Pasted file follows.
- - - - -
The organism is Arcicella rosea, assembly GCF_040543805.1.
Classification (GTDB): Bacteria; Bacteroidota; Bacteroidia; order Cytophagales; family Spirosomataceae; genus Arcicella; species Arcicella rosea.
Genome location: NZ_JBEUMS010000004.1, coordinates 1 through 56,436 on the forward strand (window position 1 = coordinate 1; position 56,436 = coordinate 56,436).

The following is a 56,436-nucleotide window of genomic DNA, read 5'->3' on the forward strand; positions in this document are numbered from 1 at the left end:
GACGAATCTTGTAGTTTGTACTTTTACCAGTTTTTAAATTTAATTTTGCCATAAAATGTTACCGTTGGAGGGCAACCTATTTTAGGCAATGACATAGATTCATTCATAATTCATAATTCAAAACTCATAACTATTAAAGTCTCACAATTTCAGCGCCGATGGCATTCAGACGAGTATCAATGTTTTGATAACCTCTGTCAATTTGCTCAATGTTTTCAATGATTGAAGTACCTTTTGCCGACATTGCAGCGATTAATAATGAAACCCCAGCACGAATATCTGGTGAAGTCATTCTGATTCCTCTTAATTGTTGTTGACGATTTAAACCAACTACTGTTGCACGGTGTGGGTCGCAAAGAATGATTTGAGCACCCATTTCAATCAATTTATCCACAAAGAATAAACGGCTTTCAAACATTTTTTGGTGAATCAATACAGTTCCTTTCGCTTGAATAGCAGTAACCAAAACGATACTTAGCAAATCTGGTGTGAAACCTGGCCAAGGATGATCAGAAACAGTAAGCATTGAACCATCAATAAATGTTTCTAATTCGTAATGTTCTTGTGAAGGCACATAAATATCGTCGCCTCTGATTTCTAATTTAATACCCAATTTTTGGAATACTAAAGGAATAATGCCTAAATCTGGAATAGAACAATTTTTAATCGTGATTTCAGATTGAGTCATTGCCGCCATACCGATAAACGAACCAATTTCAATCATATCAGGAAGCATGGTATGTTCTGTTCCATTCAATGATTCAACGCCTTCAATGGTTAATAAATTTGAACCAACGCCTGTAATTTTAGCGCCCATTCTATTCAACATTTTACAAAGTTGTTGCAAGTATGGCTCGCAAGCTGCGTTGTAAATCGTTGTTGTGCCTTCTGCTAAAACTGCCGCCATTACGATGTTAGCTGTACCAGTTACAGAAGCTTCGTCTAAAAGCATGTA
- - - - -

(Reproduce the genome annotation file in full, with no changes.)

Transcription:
The organism is Arcicella rosea, assembly GCF_040543805.1.
Classification (GTDB): Bacteria; Bacteroidota; Bacteroidia; order Cytophagales; family Spirosomataceae; genus Arcicella; species Arcicella rosea.
Genome location: NZ_JBEUMS010000004.1, coordinates 1 through 56,436 on the forward strand (window position 1 = coordinate 1; position 56,436 = coordinate 56,436).

The following is a 56,436-nucleotide window of genomic DNA, read 5'->3' on the forward strand; positions in this document are numbered from 1 at the left end:
GACGAATCTTGTAGTTTGTACTTTTACCAGTTTTTAAATTTAATTTTGCCATAAAATGTTACCGTTGGAGGGCAACCTATTTTAGGCAATGACATAGATTCATTCATAATTCATAATTCAAAACTCATAACTATTAAAGTCTCACAATTTCAGCGCCGATGGCATTCAGACGAGTATCAATGTTTTGATAACCTCTGTCAATTTGCTCAATGTTTTCAATGATTGAAGTACCTTTTGCCGACATTGCAGCGATTAATAATGAAACCCCAGCACGAATATCTGGTGAAGTCATTCTGATTCCTCTTAATTGTTGTTGACGATTTAAACCAACTACTGTTGCACGGTGTGGGTCGCAAAGAATGATTTGAGCACCCATTTCAATCAATTTATCCACAAAGAATAAACGGCTTTCAAACATTTTTTGGTGAATCAATACAGTTCCTTTCGCTTGAATAGCAGTAACCAAAACGATACTTAGCAAATCTGGTGTGAAACCTGGCCAAGGATGATCAGAAACAGTAAGCATTGAACCATCAATAAATGTTTCTAATTCGTAATGTTCTTGTGAAGGCACATAAATATCGTCGCCTCTGATTTCTAATTTAATACCCAATTTTTGGAATACTAAAGGAATAATGCCTAAATCTGGAATAGAACAATTTTTAATCGTGATTTCAGATTGAGTCATTGCCGCCATACCGATAAACGAACCAATTTCAATCATATCAGGAAGCATGGTATGTTCTGTTCCATTCAATGATTCAACGCCTTCAATGGTTAATAAATTTGAACCAACGCCTGTAATTTTAGCGCCCATTCTATTCAACATTTTACAAAGTTGTTGCAAGTATGGCTCGCAAGCTGCGTTGTAAATCGTTGTTGTGCCTTCTGCTAAAACTGCCGCCATTACGATGTTAGCTGTACCAGTTACAGAAGCTTCGTCTAAAAGCATGTA